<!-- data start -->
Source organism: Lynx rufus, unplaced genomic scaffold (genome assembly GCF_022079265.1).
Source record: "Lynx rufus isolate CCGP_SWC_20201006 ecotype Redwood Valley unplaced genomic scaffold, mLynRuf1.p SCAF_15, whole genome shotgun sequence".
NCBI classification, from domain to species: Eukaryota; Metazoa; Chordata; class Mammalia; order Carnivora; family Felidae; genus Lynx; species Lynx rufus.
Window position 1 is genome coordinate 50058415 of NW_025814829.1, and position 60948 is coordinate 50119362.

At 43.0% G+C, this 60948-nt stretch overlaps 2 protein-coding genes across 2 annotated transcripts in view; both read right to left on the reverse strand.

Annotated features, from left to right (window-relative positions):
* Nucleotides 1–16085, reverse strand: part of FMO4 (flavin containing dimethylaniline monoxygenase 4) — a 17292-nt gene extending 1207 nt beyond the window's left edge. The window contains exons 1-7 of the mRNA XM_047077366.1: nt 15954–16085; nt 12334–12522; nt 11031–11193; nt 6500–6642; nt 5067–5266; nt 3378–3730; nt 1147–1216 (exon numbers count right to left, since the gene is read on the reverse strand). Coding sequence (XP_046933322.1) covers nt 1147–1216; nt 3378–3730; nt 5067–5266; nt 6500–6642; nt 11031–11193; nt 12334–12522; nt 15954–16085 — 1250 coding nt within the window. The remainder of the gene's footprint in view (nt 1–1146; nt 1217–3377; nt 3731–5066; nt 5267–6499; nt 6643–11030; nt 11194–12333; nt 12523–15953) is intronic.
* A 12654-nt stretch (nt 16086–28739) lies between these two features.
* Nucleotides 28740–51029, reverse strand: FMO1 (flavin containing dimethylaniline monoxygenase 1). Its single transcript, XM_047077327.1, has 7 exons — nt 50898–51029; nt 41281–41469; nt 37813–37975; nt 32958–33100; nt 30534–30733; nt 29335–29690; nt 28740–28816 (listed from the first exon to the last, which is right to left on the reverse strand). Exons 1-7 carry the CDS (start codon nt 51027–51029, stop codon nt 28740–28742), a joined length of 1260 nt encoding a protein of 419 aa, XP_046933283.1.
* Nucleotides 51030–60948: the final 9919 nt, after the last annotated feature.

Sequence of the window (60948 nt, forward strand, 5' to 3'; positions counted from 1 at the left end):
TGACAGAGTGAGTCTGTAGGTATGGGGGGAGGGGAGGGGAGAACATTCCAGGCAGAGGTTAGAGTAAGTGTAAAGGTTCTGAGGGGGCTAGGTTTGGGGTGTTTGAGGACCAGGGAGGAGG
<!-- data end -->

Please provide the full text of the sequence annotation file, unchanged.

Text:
Source organism: Lynx rufus, unplaced genomic scaffold (genome assembly GCF_022079265.1).
Source record: "Lynx rufus isolate CCGP_SWC_20201006 ecotype Redwood Valley unplaced genomic scaffold, mLynRuf1.p SCAF_15, whole genome shotgun sequence".
NCBI classification, from domain to species: Eukaryota; Metazoa; Chordata; class Mammalia; order Carnivora; family Felidae; genus Lynx; species Lynx rufus.
Window position 1 is genome coordinate 50058415 of NW_025814829.1, and position 60948 is coordinate 50119362.

At 43.0% G+C, this 60948-nt stretch overlaps 2 protein-coding genes across 2 annotated transcripts in view; both read right to left on the reverse strand.

Annotated features, from left to right (window-relative positions):
* Nucleotides 1–16085, reverse strand: part of FMO4 (flavin containing dimethylaniline monoxygenase 4) — a 17292-nt gene extending 1207 nt beyond the window's left edge. The window contains exons 1-7 of the mRNA XM_047077366.1: nt 15954–16085; nt 12334–12522; nt 11031–11193; nt 6500–6642; nt 5067–5266; nt 3378–3730; nt 1147–1216 (exon numbers count right to left, since the gene is read on the reverse strand). Coding sequence (XP_046933322.1) covers nt 1147–1216; nt 3378–3730; nt 5067–5266; nt 6500–6642; nt 11031–11193; nt 12334–12522; nt 15954–16085 — 1250 coding nt within the window. The remainder of the gene's footprint in view (nt 1–1146; nt 1217–3377; nt 3731–5066; nt 5267–6499; nt 6643–11030; nt 11194–12333; nt 12523–15953) is intronic.
* A 12654-nt stretch (nt 16086–28739) lies between these two features.
* Nucleotides 28740–51029, reverse strand: FMO1 (flavin containing dimethylaniline monoxygenase 1). Its single transcript, XM_047077327.1, has 7 exons — nt 50898–51029; nt 41281–41469; nt 37813–37975; nt 32958–33100; nt 30534–30733; nt 29335–29690; nt 28740–28816 (listed from the first exon to the last, which is right to left on the reverse strand). Exons 1-7 carry the CDS (start codon nt 51027–51029, stop codon nt 28740–28742), a joined length of 1260 nt encoding a protein of 419 aa, XP_046933283.1.
* Nucleotides 51030–60948: the final 9919 nt, after the last annotated feature.

Sequence of the window (60948 nt, forward strand, 5' to 3'; positions counted from 1 at the left end):
TGACAGAGTGAGTCTGTAGGTATGGGGGGAGGGGAGGGGAGAACATTCCAGGCAGAGGTTAGAGTAAGTGTAAAGGTTCTGAGGGGGCTAGGTTTGGGGTGTTTGAGGACCAGGGAGGAGG